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The Mountaineer Online



10th Aviation Brigade convoys 1,200 miles across Europe for Saber Guardian


(U.S. Army photo)<br />Vehicles from 10th Combat Aviation Brigade are staged at a refuel-on-the-move (ROM) site at Ruse, Bulgaria, on June 24. These sites were used to allow Soldiers to eat and rest in addition to refueling the vehicles along the 1,200-mile convoy exercise Saber Guardian 17.
(U.S. Army photo)
Vehicles from 10th Combat Aviation Brigade are staged at a refuel-on-the-move (ROM) site at Ruse, Bulgaria, on June 24. These sites were used to allow Soldiers to eat and rest in addition to refueling the vehicles along the 1,200-mile convoy exercise Saber Guardian 17.

Spc. Thomas Scaggs

10th Combat Aviation Brigade Journalist

NOVO SELO TRAINING AREA, Bulgaria – The image that comes to mind when picturing one of U.S. Army’s aviation brigades is one inevitably filled with helicopters.
 
Indeed, most primary missions focus on these assets in the air and their problem-solving capabilities on the battlefield, but what is often overlooked is the myriad of ground personnel and equipment it takes to successfully manage such a complex tool in the Army’s arsenal. As part of U.S. Army Europe’s Atlantic Resolve mission, Soldiers successfully executed one of the longest and largest known convoys undertaken by an aviation brigade.
 
Soldiers of 10th Combat Aviation Brigade completed a ground convoy totaling almost 1,200 miles from Germany to Bulgaria on June 19 through July 1 in preparation for exercise Saber Guardian in the Black Sea region.
 
“There was a real sense of pride when we arrived in Bulgaria after five days of being on the road,” said Capt. Jeremy Hunter, commander of Headquarters and Headquarters Company, 10th Combat Aviation Brigade. “The main mission of the convoy was to get to Novo Selo Training Area and to get here safely. We accomplished that mission.”
 
With more than 100 pieces of rolling stock and approximately 250 Soldiers embarking on the journey that crossed through five European countries, safety was naturally a point of focus. Before leaving, Soldiers became certified to drive in Europe, practiced driving on local roadways and performed maintenance on all vehicles. The convoys drove primarily at night to avoid complex traffic situations, and each vehicle carried a turn-by-turn guide to all of the 20 refuel-on-the-move (ROM) sites along the way.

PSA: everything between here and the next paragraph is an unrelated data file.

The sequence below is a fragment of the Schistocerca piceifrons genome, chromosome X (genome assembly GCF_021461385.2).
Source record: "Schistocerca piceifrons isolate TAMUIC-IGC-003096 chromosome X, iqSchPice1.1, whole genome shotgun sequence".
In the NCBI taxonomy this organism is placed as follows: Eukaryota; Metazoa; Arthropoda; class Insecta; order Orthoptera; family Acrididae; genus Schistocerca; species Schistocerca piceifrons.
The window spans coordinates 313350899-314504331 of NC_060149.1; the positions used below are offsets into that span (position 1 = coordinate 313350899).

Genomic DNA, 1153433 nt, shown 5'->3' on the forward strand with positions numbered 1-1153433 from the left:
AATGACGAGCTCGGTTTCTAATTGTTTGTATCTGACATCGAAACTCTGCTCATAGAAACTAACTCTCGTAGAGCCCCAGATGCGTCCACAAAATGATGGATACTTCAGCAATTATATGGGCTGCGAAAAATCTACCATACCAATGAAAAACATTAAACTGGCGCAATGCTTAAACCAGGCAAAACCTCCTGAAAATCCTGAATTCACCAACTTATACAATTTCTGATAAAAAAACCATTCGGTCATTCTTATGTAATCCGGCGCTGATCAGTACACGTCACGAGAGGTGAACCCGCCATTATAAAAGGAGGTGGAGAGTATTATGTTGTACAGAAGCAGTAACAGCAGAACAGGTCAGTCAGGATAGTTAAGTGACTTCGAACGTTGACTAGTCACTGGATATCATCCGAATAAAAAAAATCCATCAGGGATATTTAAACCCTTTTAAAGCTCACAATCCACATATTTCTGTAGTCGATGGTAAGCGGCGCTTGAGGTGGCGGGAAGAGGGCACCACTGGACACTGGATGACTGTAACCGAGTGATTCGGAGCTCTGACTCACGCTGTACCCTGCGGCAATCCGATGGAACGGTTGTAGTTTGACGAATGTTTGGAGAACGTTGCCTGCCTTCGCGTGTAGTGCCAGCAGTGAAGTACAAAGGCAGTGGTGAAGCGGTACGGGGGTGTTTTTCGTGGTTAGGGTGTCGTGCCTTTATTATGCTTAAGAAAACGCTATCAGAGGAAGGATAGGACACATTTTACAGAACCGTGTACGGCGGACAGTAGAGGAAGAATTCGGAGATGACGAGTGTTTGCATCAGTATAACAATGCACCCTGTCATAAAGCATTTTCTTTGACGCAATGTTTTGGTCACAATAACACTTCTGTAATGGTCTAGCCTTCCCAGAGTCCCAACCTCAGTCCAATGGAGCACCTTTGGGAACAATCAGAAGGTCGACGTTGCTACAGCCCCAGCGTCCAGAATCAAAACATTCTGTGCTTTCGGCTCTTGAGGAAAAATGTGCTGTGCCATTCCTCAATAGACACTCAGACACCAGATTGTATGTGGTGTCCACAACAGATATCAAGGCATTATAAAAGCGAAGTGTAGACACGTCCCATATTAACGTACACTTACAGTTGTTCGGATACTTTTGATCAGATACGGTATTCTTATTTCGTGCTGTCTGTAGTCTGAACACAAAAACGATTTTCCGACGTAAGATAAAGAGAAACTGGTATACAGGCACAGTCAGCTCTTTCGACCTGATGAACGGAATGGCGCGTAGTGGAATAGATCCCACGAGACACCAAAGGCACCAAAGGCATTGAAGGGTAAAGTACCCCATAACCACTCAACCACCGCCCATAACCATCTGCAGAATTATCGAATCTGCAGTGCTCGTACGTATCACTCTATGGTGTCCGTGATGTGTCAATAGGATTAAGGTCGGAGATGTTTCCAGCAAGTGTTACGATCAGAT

Communication among vehicles was vital to keep the convoy together, accurately report locations and coordinate requests, such as stopping for Soldiers to stretch their legs or refuel.
 
“Communication is one of the most important things in a convoy, because if you can’t talk to each other and something unexpected happens, everyone needs to be aware and able to react,” said Spc. Mitchell Mendez, a signals support specialist with Headquarters and Headquarters Company, 10th Combat Aviation Brigade. “Using my MOS (military occupational specialty) to help set up and keep those communications up and running was really rewarding.”
 
The convoy saw Soldiers from a wide array of MOSs come together to ensure that the massive undertaking was a success. In doing so, they were able to accomplish a rare feat for an aviation brigade and get an excellent training opportunity along the way.
 
“Five days of convoying gave my Soldiers lots of training on how to communicate over the radio, navigate safely through foreign countries, and work as a team to drive the mission forward,” said Staff Sgt. Jeremy Zavala, a frequency manager with Headquarters and Headquarters Company, 10th Combat Aviation Brigade. “This kind of experience sticks with you for a long time.”
 
The brigade is currently spread out over Hungary, Romania and Bulgaria for Saber Guardian 17 in the Black Sea region. This U.S. Army Europe-led annual exercise involves 25,000 service members from more than 20 NATO allies. The premier training event builds readiness and improves interoperability under a unified command, executing a full range of military missions to support security and stability of the Black Sea region.





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